Uncle Josh
The above Uncle Josh drawing is from 1898!



How Late Did Columbia Use Brown Wax?

By Tim Gracyk

When a friend reported to me that he had a Billy Murray performance on a brown wax Columbia cylinder, I was surprised. I think of the tenor's recording career as post-brown wax (I don't count the handful of brown wax cylinders made in San Francisco in the late 1890s--none survived, as far as collectors know). Since Murray's recording career began in earnest with the release in August 1903 of two Edison black wax Gold-Moulded cylinders--"I'm Thinkin' Of You All Of De While" (8452) and "Alec Busby, Don't Go Away" (8453)--finding Murray on brown wax is unusual. Edison placed on the market--or at least announced--black wax molded cylinders in January 1902. Allen Koenigsberg informs me that Columbia followed a month later with a brown wax molded product. When Columbia brought out black wax cylinders over a year later, in late August 1903, the company sold off at least many (perhaps all?) of its remaining brown wax cylinders to Sears, Roebuck and Co.

Yet my friend has a brown wax item that is significantly later, evidence that Columbia continued to use brown wax for some time, no doubt using up old stock. He owns the Columbia cylinder of Murray singing the World's Fair song "Meet Me In Saint Louis, Louis" (32488), which a Columbia supplement--the one duplicated in V78J's debut issue--establishes was issued on June 1, 1904. That is late for brown! Does anyone own a black wax version? (Were black ones sold by Columbia and brown ones shipped to Sears?)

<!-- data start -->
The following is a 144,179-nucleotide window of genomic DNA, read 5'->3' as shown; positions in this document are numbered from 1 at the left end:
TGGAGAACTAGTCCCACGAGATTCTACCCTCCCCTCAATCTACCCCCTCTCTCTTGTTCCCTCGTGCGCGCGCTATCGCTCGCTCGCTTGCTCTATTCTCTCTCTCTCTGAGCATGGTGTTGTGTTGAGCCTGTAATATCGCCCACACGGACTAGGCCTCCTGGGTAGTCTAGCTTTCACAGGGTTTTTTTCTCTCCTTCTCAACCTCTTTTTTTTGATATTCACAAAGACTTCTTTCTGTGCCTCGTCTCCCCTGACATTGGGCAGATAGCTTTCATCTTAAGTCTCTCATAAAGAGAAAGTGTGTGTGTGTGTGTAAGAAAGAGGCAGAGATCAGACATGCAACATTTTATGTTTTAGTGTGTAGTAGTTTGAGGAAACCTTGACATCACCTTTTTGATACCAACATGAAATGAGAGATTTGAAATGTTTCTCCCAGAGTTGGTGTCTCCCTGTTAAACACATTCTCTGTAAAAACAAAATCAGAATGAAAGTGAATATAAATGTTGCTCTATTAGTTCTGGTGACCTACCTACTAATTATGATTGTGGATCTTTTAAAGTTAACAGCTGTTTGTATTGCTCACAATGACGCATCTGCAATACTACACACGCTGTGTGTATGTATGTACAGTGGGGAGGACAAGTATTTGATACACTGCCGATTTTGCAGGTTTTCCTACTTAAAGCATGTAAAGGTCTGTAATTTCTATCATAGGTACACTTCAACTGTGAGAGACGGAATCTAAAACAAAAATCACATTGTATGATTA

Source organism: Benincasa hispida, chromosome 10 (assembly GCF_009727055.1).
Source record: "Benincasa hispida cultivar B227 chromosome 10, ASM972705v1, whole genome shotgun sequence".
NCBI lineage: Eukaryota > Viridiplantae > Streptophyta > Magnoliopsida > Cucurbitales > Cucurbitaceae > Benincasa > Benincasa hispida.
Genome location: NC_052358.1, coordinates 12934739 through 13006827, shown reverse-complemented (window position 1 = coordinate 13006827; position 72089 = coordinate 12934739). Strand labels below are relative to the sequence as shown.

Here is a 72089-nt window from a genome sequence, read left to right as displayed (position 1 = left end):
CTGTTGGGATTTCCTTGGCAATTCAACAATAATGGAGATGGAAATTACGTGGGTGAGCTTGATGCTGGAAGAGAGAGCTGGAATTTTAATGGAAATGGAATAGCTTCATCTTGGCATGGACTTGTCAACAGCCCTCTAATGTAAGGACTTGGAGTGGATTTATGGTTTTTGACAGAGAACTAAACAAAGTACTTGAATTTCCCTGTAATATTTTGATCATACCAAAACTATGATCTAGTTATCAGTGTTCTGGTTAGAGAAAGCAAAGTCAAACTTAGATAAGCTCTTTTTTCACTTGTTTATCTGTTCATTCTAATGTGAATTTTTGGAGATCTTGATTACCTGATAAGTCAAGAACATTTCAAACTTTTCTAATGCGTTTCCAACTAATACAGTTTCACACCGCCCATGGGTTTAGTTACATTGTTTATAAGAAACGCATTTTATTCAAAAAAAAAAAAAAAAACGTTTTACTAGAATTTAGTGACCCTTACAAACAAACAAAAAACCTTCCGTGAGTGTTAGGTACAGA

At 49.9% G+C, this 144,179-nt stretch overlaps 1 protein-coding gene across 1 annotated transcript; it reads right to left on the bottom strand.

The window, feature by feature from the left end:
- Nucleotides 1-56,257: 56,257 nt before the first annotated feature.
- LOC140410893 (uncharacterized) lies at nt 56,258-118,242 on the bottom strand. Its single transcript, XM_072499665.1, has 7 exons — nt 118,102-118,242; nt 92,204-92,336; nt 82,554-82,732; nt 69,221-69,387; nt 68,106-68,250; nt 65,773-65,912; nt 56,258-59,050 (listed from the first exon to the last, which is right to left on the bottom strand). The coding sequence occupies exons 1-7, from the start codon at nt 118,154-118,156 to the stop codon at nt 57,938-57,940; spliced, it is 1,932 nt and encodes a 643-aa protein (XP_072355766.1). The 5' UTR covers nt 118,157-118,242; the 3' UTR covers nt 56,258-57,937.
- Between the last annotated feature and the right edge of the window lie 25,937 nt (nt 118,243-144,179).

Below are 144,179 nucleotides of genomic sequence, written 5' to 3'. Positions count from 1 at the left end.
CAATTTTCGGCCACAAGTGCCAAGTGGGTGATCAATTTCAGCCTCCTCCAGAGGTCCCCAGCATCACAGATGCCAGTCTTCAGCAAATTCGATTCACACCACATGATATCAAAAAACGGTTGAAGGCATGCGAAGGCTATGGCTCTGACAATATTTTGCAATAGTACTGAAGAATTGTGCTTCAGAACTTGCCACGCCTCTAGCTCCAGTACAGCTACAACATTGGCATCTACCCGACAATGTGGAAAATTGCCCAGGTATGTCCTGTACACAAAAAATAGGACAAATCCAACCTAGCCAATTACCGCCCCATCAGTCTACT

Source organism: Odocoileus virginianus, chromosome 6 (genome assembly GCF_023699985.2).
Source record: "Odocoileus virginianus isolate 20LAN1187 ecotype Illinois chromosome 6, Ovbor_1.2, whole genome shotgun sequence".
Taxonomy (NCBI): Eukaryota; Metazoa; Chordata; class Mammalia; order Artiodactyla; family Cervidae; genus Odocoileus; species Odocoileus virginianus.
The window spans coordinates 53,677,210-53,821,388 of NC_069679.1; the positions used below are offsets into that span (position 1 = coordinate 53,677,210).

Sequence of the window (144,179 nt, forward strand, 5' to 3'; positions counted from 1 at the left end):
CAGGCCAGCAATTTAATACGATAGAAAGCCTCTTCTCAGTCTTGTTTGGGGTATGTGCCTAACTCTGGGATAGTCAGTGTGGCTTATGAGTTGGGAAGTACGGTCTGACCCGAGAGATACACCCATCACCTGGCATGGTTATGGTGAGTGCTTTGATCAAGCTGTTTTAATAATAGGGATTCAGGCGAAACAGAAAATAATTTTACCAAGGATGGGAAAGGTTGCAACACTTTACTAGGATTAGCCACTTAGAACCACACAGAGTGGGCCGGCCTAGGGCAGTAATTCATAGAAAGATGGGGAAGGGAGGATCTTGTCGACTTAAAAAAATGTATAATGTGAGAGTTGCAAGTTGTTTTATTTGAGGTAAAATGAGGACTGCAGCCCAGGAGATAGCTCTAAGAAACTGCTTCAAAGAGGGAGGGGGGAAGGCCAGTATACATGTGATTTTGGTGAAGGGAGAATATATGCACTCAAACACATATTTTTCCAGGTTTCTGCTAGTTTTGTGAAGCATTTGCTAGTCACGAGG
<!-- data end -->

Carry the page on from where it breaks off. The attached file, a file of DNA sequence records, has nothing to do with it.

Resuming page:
Aside from color, the cylinder is the same as any black Columbia cylinder of its time, with numbers and "Columbia" molded on the cylinder's surface. Asking around, I learned about other post-1903 brown Columbia cylinders. Bill Klinger has one issued around September 1904: #32551.

The highest number I've seen is 32601, which is "Heinie," a Collins and Harlan duet. It was cut for Victor by Billy Murray on October 11, 1904. We can assume Collins and Harlan cut it for Columbia (for disc and cylinder) around that time.

In short, Columbia used black wax by 1903 but also used brown wax in 1904 for at least some molded cylinders (for titles provided to Sears, Roebuck?). There was inevitably overlap between the introduction of the new product (black) and discontinuation of the old (brown).

Just how late did Columbia use brown wax? Does anyone own a Columbia brown-colored cylinder that is higher than #32601? Any of 1905 vintage? Perhaps we should use the term "brown wax cylinders" for pre- molded cylinders and use some other name for the later product ("molded brown cylinders"?), including the mid-1904 Murray item found in brown wax.

Notice I say that Murray's recording career began in earnest in 1903. He made brown wax cylinders for Peter Bacigalupi in San Francisco in 1897 but none are known to have survived. Cecil has cylinders that seem to be Bacigalupi products--no Murrays, sadly-- and I may write about these soon. If Bacigalupi cylinders fail to announce at the beginning that they are Bacigalupi products, how can we know they were made by Bacigalupi? I'll discuss that soon.

Cal Stewart

Cal Stewart popularized Uncle Josh on records, beginning with brown wax cylinders in the late 1890s (the character of Uncle Josh was popular outside the recording industry--he was featured in cartoons, books, and even silent films that are now lost).